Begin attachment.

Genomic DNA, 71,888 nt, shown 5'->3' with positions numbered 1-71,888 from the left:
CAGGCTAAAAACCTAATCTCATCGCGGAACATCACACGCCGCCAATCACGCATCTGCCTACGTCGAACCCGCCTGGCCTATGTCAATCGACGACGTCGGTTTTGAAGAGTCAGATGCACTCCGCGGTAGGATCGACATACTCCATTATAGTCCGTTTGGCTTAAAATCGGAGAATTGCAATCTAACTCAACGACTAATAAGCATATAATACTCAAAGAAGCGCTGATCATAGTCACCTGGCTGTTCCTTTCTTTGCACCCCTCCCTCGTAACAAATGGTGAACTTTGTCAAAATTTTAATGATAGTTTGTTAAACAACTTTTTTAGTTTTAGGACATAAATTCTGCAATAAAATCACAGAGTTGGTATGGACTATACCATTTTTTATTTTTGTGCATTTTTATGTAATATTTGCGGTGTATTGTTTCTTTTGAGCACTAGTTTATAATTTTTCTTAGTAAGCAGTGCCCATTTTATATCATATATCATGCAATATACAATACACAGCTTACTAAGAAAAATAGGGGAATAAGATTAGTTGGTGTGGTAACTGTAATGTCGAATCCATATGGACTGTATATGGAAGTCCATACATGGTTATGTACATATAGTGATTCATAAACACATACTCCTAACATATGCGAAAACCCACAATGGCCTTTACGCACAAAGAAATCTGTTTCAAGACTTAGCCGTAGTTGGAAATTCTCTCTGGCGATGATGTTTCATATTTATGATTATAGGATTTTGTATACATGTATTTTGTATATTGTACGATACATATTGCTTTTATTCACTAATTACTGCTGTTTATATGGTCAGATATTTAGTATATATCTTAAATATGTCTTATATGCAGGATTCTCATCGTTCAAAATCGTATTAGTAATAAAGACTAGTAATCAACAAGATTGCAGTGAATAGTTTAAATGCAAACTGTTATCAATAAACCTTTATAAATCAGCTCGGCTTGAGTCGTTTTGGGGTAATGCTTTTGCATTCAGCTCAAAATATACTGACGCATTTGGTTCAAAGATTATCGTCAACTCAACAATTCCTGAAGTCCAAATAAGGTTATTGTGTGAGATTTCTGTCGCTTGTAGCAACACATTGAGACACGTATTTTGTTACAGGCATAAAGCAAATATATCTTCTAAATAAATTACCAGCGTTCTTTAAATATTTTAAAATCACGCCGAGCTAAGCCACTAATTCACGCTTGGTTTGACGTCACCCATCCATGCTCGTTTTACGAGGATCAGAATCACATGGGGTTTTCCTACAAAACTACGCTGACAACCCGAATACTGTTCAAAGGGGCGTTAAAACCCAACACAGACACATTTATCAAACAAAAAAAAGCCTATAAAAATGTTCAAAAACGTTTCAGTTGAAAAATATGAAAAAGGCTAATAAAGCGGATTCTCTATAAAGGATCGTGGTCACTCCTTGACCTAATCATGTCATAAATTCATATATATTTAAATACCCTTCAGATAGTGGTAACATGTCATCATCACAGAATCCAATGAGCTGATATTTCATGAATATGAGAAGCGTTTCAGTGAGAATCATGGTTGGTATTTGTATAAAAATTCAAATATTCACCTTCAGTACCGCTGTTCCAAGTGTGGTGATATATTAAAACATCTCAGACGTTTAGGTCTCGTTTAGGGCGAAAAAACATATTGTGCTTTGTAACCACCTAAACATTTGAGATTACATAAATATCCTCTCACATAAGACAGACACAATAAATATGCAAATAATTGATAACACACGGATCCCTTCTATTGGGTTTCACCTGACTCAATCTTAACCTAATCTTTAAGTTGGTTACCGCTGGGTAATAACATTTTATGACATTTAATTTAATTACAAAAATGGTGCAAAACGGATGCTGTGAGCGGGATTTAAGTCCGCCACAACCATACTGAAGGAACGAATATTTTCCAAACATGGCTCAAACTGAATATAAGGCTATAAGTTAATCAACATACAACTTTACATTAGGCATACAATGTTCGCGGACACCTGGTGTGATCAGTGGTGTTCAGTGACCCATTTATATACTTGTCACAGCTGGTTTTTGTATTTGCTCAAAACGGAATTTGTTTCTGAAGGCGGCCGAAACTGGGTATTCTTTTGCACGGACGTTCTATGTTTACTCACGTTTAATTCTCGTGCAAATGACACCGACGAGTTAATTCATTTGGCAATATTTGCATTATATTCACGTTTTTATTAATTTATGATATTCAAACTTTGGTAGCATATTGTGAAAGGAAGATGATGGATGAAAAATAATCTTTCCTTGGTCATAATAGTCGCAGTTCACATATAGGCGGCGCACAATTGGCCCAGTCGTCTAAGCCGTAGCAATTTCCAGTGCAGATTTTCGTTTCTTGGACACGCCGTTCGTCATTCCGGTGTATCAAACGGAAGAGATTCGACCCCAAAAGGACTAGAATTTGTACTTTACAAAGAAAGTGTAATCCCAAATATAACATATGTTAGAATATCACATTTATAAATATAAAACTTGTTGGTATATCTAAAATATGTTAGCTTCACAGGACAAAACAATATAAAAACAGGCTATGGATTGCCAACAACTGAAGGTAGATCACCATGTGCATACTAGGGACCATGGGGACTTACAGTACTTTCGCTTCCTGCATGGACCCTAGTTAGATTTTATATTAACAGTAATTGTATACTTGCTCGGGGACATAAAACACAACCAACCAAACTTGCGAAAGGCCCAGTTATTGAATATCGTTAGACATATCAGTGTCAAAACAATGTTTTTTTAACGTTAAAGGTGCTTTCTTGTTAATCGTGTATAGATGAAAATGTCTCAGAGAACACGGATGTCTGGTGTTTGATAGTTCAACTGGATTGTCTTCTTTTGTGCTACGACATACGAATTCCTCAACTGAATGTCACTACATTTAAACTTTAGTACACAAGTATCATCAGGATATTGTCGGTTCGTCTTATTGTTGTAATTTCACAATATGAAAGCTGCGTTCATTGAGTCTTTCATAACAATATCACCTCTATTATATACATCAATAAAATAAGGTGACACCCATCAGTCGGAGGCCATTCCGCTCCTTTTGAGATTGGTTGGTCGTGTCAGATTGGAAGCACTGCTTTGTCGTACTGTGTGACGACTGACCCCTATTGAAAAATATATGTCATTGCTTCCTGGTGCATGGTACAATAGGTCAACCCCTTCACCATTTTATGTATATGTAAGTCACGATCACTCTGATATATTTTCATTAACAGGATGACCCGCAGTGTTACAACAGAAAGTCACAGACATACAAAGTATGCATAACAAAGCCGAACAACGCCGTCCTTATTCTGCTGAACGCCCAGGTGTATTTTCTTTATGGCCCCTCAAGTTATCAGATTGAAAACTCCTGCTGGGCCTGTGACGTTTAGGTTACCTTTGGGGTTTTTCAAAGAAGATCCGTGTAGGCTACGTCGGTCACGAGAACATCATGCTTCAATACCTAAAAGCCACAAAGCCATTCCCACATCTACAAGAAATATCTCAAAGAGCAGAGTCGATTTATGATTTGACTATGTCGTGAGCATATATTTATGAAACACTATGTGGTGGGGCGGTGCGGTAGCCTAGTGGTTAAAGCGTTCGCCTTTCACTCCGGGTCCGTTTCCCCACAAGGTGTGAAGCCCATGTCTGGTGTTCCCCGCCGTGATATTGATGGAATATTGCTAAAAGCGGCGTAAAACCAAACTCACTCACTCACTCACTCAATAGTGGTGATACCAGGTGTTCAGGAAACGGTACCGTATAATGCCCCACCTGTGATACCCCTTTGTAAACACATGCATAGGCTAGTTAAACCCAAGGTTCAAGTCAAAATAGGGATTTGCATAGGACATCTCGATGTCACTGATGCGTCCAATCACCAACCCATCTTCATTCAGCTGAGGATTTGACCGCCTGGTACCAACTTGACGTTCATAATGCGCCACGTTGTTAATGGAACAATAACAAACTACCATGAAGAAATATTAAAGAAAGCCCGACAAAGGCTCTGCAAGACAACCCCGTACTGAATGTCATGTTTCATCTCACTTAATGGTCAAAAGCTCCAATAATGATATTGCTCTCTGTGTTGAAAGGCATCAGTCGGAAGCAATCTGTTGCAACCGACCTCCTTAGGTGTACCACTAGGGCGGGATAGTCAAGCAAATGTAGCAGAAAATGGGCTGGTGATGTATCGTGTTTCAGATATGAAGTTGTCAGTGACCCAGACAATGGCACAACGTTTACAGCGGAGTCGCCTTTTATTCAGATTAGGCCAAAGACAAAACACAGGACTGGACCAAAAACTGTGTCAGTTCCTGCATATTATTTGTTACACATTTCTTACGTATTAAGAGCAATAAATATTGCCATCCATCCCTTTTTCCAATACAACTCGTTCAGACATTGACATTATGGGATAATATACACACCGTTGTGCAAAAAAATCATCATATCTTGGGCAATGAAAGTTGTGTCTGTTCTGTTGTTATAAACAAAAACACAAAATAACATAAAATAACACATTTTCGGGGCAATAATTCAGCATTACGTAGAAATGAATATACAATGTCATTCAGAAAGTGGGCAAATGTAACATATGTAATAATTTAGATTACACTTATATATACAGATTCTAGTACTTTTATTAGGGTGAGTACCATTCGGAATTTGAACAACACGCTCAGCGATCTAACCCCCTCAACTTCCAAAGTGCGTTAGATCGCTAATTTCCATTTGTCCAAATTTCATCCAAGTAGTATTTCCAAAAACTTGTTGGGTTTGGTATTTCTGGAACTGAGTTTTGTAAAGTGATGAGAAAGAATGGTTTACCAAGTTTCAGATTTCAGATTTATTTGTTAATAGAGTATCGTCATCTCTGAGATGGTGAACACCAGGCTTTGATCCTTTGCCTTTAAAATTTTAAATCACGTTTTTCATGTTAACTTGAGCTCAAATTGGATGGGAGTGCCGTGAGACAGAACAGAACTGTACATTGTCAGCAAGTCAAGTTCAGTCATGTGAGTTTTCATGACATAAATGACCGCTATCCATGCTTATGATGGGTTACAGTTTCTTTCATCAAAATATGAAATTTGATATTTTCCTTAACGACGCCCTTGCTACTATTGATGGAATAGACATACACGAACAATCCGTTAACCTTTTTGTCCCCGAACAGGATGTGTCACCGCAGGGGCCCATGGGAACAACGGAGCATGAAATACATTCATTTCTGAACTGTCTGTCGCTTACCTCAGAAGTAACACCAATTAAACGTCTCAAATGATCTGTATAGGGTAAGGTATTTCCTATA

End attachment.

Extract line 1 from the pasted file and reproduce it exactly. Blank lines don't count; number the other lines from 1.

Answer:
Genomic DNA, 71,888 nt, shown 5'->3' with positions numbered 1-71,888 from the left: